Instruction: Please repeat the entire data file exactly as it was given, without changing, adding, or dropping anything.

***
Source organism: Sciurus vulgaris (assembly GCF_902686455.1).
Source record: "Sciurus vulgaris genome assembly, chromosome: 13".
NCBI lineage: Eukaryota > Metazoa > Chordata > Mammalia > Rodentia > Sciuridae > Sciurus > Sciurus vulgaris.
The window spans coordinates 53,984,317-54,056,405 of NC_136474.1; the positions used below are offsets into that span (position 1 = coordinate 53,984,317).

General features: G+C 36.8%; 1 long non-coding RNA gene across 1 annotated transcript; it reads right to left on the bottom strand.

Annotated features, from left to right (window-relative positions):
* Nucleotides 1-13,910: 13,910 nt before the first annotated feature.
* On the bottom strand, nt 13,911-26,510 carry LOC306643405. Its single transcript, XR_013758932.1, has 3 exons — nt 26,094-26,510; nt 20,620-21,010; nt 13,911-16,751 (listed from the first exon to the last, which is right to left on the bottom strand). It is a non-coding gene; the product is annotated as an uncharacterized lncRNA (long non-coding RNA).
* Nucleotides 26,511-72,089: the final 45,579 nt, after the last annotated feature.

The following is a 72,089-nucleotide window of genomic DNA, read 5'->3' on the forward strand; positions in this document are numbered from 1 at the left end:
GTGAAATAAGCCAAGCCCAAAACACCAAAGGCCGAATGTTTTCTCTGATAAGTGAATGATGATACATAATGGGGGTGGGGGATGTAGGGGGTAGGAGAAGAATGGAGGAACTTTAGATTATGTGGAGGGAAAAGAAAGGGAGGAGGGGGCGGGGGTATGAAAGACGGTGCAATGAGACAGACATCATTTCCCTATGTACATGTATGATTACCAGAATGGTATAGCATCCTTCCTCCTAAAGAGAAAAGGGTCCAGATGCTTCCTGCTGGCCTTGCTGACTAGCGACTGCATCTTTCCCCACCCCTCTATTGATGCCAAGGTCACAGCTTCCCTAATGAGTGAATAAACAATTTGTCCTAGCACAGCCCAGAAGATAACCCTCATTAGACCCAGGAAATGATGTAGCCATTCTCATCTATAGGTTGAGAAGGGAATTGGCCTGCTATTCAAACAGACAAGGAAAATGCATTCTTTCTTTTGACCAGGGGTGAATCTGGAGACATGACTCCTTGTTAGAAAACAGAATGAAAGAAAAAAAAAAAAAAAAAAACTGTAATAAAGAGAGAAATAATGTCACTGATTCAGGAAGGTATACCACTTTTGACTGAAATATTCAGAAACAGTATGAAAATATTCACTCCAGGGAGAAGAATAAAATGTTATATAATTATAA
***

Source organism: Sciurus vulgaris (assembly GCF_902686455.1).
Source record: "Sciurus vulgaris genome assembly, chromosome: 13".
NCBI lineage: Eukaryota > Metazoa > Chordata > Mammalia > Rodentia > Sciuridae > Sciurus > Sciurus vulgaris.
The window spans coordinates 53,984,317-54,056,405 of NC_136474.1; the positions used below are offsets into that span (position 1 = coordinate 53,984,317).

General features: G+C 36.8%; 1 long non-coding RNA gene across 1 annotated transcript; it reads right to left on the bottom strand.

Annotated features, from left to right (window-relative positions):
* Nucleotides 1-13,910: 13,910 nt before the first annotated feature.
* On the bottom strand, nt 13,911-26,510 carry LOC306643405. Its single transcript, XR_013758932.1, has 3 exons — nt 26,094-26,510; nt 20,620-21,010; nt 13,911-16,751 (listed from the first exon to the last, which is right to left on the bottom strand). It is a non-coding gene; the product is annotated as an uncharacterized lncRNA (long non-coding RNA).
* Nucleotides 26,511-72,089: the final 45,579 nt, after the last annotated feature.

The following is a 72,089-nucleotide window of genomic DNA, read 5'->3' on the forward strand; positions in this document are numbered from 1 at the left end:
GTGAAATAAGCCAAGCCCAAAACACCAAAGGCCGAATGTTTTCTCTGATAAGTGAATGATGATACATAATGGGGGTGGGGGATGTAGGGGGTAGGAGAAGAATGGAGGAACTTTAGATTATGTGGAGGGAAAAGAAAGGGAGGAGGGGGCGGGGGTATGAAAGACGGTGCAATGAGACAGACATCATTTCCCTATGTACATGTATGATTACCAGAATGGTATAGCATCCTTCCTCCTAAAGAGAAAAGGGTCCAGATGCTTCCTGCTGGCCTTGCTGACTAGCGACTGCATCTTTCCCCACCCCTCTATTGATGCCAAGGTCACAGCTTCCCTAATGAGTGAATAAACAATTTGTCCTAGCACAGCCCAGAAGATAACCCTCATTAGACCCAGGAAATGATGTAGCCATTCTCATCTATAGGTTGAGAAGGGAATTGGCCTGCTATTCAAACAGACAAGGAAAATGCATTCTTTCTTTTGACCAGGGGTGAATCTGGAGACATGACTCCTTGTTAGAAAACAGAATGAAAGAAAAAAAAAAAAAAAAAAACTGTAATAAAGAGAGAAATAATGTCACTGATTCAGGAAGGTATACCACTTTTGACTGAAATATTCAGAAACAGTATGAAAATATTCACTCCAGGGAGAAGAATAAAATGTTATATAATTATAA